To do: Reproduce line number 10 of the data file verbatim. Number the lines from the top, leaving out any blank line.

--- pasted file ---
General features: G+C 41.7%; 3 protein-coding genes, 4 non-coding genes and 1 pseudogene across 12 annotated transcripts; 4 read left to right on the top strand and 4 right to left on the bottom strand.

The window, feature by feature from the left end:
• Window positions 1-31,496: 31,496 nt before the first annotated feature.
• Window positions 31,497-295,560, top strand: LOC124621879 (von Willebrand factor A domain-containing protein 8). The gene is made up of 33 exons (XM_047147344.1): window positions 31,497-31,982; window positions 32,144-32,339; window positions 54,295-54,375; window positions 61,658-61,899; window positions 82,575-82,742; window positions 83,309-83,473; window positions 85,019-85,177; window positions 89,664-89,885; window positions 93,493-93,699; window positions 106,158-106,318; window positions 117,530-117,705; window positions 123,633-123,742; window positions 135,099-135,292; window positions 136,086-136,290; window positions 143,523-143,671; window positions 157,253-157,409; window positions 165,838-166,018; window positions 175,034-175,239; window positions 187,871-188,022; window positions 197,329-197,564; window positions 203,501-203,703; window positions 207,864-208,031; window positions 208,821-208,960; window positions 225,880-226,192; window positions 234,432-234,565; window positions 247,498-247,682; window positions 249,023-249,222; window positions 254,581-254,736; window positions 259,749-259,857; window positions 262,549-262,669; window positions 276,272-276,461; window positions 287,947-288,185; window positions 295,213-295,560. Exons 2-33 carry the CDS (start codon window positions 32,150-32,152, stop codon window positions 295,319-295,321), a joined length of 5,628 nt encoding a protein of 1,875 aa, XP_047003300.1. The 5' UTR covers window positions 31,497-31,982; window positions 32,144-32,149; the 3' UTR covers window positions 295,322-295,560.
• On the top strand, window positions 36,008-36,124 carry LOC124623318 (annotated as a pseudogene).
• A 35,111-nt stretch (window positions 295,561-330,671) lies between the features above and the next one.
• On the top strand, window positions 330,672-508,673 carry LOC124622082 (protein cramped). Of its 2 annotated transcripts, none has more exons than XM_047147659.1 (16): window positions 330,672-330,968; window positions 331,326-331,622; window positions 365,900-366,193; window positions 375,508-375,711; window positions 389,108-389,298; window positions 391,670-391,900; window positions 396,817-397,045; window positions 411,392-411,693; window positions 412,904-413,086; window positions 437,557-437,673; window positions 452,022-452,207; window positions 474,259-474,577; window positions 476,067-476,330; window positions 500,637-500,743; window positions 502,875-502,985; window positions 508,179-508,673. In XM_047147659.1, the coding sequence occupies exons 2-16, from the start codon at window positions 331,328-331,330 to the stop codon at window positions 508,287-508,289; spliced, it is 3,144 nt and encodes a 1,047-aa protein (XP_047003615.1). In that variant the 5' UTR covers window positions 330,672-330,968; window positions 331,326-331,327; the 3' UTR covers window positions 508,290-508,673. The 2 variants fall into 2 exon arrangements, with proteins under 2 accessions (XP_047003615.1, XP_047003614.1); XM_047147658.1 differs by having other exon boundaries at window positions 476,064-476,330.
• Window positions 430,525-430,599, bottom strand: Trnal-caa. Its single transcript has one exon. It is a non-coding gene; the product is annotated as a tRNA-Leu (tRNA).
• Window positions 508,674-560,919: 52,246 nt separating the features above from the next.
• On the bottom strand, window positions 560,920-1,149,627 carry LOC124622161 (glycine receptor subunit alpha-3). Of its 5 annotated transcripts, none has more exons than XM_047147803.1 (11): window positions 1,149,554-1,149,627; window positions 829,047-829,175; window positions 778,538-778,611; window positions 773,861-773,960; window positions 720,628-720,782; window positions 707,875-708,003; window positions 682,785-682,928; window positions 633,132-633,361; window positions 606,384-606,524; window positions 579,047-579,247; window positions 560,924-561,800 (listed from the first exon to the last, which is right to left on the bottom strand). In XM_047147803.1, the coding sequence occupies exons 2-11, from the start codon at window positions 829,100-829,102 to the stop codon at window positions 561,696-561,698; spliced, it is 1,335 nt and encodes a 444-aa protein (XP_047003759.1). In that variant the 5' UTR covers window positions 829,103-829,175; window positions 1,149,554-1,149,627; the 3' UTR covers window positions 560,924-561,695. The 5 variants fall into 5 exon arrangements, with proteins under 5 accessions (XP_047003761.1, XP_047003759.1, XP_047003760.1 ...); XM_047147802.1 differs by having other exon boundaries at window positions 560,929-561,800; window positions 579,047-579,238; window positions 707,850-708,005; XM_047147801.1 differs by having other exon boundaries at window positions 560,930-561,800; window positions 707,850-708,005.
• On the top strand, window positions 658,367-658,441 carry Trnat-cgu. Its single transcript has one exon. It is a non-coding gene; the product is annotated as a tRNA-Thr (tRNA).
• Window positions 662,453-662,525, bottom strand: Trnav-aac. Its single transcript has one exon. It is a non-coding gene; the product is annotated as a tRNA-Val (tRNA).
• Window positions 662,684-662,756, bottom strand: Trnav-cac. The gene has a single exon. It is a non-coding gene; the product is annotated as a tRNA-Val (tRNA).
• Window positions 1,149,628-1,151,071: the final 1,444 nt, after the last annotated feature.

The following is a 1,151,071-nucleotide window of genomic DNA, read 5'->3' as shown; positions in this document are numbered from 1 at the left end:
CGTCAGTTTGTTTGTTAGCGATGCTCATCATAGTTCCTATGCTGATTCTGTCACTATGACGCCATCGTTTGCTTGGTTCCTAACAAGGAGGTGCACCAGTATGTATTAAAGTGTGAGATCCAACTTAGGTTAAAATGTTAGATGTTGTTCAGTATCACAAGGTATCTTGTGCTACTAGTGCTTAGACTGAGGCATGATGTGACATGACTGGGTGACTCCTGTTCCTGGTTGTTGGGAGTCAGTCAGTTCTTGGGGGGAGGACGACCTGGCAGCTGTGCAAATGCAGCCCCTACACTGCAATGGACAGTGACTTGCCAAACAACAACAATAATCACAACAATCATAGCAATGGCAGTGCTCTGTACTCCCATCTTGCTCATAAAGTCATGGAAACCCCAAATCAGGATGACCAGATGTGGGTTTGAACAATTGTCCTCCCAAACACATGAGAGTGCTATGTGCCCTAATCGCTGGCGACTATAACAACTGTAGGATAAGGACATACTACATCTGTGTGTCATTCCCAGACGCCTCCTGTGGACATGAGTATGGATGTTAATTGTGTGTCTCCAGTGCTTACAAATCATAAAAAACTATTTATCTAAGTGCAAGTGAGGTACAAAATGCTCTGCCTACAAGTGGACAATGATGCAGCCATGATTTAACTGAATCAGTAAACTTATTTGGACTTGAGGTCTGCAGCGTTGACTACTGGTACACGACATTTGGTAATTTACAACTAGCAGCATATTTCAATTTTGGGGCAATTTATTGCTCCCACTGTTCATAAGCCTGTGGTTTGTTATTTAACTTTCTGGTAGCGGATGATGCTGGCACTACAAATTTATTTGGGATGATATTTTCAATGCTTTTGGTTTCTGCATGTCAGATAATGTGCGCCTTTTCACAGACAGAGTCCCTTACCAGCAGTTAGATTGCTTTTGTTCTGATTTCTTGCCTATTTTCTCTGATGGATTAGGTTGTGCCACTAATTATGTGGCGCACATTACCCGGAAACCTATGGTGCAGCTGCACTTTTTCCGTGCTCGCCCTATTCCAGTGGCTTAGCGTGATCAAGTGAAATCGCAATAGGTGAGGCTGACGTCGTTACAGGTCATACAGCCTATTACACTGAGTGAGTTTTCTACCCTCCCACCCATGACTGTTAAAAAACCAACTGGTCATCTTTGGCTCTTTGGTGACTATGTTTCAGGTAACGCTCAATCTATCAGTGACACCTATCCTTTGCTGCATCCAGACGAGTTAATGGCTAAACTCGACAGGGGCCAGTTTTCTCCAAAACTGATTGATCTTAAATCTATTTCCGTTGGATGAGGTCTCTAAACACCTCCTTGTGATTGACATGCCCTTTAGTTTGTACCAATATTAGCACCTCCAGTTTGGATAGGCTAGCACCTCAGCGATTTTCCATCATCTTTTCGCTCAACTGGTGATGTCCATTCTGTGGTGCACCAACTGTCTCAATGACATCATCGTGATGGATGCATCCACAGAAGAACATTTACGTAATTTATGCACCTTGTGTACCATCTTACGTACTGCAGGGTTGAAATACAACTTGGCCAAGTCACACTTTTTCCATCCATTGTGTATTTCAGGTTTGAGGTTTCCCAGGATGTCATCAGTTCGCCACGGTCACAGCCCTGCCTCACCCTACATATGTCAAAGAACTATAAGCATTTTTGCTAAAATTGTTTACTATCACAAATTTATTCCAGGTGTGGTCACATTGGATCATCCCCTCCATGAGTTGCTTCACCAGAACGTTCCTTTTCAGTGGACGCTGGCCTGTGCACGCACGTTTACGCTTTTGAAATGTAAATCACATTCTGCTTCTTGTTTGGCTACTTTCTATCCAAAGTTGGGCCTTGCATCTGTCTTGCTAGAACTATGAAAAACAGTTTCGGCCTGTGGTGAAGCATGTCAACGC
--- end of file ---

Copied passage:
• On the bottom strand, window positions 560,920-1,149,627 carry LOC124622161 (glycine receptor subunit alpha-3). Of its 5 annotated transcripts, none has more exons than XM_047147803.1 (11): window positions 1,149,554-1,149,627; window positions 829,047-829,175; window positions 778,538-778,611; window positions 773,861-773,960; window positions 720,628-720,782; window positions 707,875-708,003; window positions 682,785-682,928; window positions 633,132-633,361; window positions 606,384-606,524; window positions 579,047-579,247; window positions 560,924-561,800 (listed from the first exon to the last, which is right to left on the bottom strand). In XM_047147803.1, the coding sequence occupies exons 2-11, from the start codon at window positions 829,100-829,102 to the stop codon at window positions 561,696-561,698; spliced, it is 1,335 nt and encodes a 444-aa protein (XP_047003759.1). In that variant the 5' UTR covers window positions 829,103-829,175; window positions 1,149,554-1,149,627; the 3' UTR covers window positions 560,924-561,695. The 5 variants fall into 5 exon arrangements, with proteins under 5 accessions (XP_047003761.1, XP_047003759.1, XP_047003760.1 ...); XM_047147802.1 differs by having other exon boundaries at window positions 560,929-561,800; window positions 579,047-579,238; window positions 707,850-708,005; XM_047147801.1 differs by having other exon boundaries at window positions 560,930-561,800; window positions 707,850-708,005.